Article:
| Cities feeding people |
|Chapter 6. Conclusion: leading urban agriculture into the 21st century: renewed institutional interest|
Luc J.A. Mougeot
A rapid shift can be expected throughout the 1990s toward more multidisciplinary and policy-oriented efforts, through regional and global networking, as several research centres, public agencies, nongovernmental organizations (NGOs), and external support agencies collaborate to create a more enabling environment for the proper management of agriculture and food production in and around cities. This will build on individual studies in the late 1970s and early 1980s, later followed by more institution-sponsored projects. Original research was largely carried out by social scientists, who described the extent, location, practice, benefits, and constraints of urban argriculture (UA).
In mid-1983, following the East-West Center's documentation of UA practice in the Pacific Basin (Bardach 1982), IDRC held a seminar on UA in Singapore. In 1984, it commissioned a literature search by Urban Resources Systems, which produced some 227 annotated entries (URS 1984). In the latter half of the 1980s, IDRC funded projects on urban food production in Kenya, Tanzania, and Uganda. The Sokoine University of Agriculture project was undertaken at the Tanzanian government's request.
Concurrently, in 1988, the UN University's Food-Energy-Nexus Programme completed a series of major surveys in various countries (Sachs and Silk 1988) and the Cities and Ecology project of the Man and the Biosphere Programme of the United Nations Educational, Scientific and Cultural Organisation (MAB/Unesco) was carried out. The Swiss DDA (Direction de la cooperation au developpement et de ['aide humanitaire) has funded UA research by the Institut francais de recherche scientifique pour le developpement en cooperation (ORSTOM) in francophone Africa (Schilter 1991). The UNDP's UA project surveyed 21 countries in 1991/92 and launched a networking effort to further the development of city farming. UNDP has funded hydroponics projects in many LDC cities With the Food and Agriculture Organization of the United Nations (FAO), it recently published a hydroponics manual (Marulanda and Izquierdo 1993).
The Forestry Department of FAO examined changing perceptions of urban forestry, the role of trees in and around densely populated areas, and opportunities and challenges related to their planting (Kuchelmeister and Braatz 1993). Components of the Consultative Group on International Agricultural Research (CGIAR), such as the International Food Policy Research Institute (IFPRI), are assessing the potential role of UA for more comprehensive food-security strategies (von Braun et al. 1993). The International Union of Forestry Research Organizations (IUFRO) has a project group on arboriculture and urban forestry (Kuchelmeister and Braatz 1993). The Centre international de l'enfance has been exploring links between UA, street-food vending, microenterprise development, food security, and child health (Kaddar 1991).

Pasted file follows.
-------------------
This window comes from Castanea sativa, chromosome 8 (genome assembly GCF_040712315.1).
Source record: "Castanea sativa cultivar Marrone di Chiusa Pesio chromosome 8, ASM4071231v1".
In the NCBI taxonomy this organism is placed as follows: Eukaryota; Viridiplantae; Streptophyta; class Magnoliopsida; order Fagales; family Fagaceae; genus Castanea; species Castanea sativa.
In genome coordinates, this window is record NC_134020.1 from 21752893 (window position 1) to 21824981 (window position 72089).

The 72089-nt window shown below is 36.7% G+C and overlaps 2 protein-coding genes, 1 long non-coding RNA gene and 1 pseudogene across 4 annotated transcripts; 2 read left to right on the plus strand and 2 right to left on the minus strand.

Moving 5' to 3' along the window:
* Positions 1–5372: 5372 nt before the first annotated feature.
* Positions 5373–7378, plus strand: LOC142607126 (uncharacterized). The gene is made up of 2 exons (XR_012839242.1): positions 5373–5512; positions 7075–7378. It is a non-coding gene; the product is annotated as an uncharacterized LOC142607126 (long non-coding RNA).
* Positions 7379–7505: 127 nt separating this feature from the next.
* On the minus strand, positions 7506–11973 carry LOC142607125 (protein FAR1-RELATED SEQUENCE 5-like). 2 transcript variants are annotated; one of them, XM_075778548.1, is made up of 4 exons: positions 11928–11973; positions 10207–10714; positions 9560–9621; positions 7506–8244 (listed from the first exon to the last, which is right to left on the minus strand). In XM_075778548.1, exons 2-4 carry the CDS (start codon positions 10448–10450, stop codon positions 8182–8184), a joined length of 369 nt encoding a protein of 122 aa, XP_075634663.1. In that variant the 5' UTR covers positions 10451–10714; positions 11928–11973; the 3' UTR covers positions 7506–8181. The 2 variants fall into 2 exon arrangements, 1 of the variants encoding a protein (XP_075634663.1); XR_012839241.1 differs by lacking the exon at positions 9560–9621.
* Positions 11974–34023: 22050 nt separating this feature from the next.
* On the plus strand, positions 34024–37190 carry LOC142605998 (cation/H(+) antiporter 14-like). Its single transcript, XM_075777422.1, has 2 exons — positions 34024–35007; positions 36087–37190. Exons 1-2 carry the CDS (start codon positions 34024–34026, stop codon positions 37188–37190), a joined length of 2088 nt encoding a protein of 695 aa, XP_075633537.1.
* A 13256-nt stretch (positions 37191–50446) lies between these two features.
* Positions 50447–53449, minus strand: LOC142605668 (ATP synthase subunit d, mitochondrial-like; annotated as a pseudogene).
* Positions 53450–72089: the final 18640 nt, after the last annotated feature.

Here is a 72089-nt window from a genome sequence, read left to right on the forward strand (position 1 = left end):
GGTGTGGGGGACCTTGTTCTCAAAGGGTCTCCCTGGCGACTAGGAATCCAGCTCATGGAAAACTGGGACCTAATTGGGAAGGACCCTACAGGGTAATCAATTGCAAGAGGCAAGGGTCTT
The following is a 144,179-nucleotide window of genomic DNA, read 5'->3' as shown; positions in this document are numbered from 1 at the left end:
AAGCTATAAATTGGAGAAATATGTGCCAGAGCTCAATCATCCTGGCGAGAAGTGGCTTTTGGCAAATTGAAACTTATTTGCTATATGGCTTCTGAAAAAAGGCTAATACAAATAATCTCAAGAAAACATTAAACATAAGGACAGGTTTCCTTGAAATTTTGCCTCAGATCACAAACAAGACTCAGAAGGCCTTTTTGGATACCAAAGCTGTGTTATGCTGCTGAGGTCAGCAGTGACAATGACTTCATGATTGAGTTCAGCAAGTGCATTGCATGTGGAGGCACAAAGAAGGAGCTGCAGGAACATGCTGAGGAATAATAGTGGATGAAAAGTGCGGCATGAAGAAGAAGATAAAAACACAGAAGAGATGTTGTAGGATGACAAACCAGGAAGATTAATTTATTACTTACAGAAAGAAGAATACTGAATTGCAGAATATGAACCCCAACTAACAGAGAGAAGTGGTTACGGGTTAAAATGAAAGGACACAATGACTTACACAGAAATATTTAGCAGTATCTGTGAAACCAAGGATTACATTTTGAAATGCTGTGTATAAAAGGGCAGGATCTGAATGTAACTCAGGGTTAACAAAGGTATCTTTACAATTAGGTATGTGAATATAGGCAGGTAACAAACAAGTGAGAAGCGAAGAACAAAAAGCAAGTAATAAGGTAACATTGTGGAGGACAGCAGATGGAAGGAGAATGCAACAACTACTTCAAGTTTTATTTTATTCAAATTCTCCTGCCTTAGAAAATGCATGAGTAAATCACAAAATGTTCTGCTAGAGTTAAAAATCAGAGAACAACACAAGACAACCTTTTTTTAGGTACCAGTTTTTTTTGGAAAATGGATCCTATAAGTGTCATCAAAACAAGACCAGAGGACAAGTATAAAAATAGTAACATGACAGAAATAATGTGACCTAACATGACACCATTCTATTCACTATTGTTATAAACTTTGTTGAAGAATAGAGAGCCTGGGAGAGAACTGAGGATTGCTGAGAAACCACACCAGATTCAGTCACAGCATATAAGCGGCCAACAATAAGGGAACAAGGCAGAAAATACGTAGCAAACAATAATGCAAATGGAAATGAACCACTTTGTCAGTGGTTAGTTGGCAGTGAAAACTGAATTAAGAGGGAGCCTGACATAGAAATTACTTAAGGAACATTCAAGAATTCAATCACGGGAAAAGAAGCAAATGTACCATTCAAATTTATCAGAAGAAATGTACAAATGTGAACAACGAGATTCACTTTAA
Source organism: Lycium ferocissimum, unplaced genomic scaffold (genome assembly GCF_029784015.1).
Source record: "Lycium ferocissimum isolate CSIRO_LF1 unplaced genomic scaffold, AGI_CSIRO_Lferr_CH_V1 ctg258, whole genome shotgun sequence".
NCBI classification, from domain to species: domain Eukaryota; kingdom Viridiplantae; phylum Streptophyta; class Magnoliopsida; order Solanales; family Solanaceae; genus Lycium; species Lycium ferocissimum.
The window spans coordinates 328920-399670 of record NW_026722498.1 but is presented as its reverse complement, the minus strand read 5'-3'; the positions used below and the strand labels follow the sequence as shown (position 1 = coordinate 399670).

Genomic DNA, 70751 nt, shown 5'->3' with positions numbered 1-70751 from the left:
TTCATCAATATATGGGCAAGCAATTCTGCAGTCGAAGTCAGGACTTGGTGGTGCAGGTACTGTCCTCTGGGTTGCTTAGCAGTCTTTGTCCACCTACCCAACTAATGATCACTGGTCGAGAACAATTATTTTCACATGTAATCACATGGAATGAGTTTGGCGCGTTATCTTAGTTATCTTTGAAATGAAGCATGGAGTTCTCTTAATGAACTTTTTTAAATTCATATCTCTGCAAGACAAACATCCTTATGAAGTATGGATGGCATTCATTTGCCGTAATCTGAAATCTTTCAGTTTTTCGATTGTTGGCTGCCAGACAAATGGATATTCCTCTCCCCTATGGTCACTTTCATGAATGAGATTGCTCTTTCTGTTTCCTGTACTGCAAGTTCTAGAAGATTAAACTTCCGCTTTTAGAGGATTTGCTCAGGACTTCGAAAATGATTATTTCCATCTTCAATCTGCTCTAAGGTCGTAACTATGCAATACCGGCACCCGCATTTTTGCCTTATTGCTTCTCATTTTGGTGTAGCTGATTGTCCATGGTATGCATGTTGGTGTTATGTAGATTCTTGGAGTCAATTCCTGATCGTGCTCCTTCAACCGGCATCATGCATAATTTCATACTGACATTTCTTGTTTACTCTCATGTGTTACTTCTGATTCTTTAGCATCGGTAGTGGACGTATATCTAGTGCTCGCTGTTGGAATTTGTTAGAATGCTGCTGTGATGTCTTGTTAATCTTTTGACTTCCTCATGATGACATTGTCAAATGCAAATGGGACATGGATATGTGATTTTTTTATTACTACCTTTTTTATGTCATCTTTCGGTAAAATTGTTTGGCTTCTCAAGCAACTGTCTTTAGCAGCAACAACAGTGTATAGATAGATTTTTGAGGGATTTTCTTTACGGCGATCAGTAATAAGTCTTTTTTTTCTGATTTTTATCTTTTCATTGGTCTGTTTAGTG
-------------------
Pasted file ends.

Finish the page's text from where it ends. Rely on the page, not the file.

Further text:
Many nongovernmental development organizations are already active in UA, particularly in Latin America, and others are reviewing their rural agricultural record and available expertise in preparation for taking on UA development (van der Bliek 1992). Active in urban areas of Peru for more than a decade, Oxfam (formerly the Oxford Committee for Famine Relief) is now becoming more involved on the Kenyan urban scene. The Developing Countries Farm Radio Network has released four radio scripts for broadcasts on UA. Various offices of UNICEF are reviewing their own record of UA projects for future policy directions.
Major UN programs, such as the Healthy Cities (World Health Organization) and Sustainable Cities (United Nations Centre for Human Settlement) provide enabling operational frameworks for research on UA to guide better urban management. Multilateral agencies that support programs to alleviate structural adjustment have recently become aware of the potential of urban food production to ameliorate the declining nutritional status of vulnerable groups (Maxwell 1993b, p. 5).
Since early 1993, IDRC's new Urban Environment Program has focused on urban water-waste-food production linkages. In May 1993, external support agencies and LDC specialists assembled in Ottawa to specify key information needs and identify collaboration mechanisms. IDRC has about 1 million CAD in active projects on UA production and urban nutrition: many past studies have explored links between waste treatment and recycling and farming, others have examined urban food-circulation systems.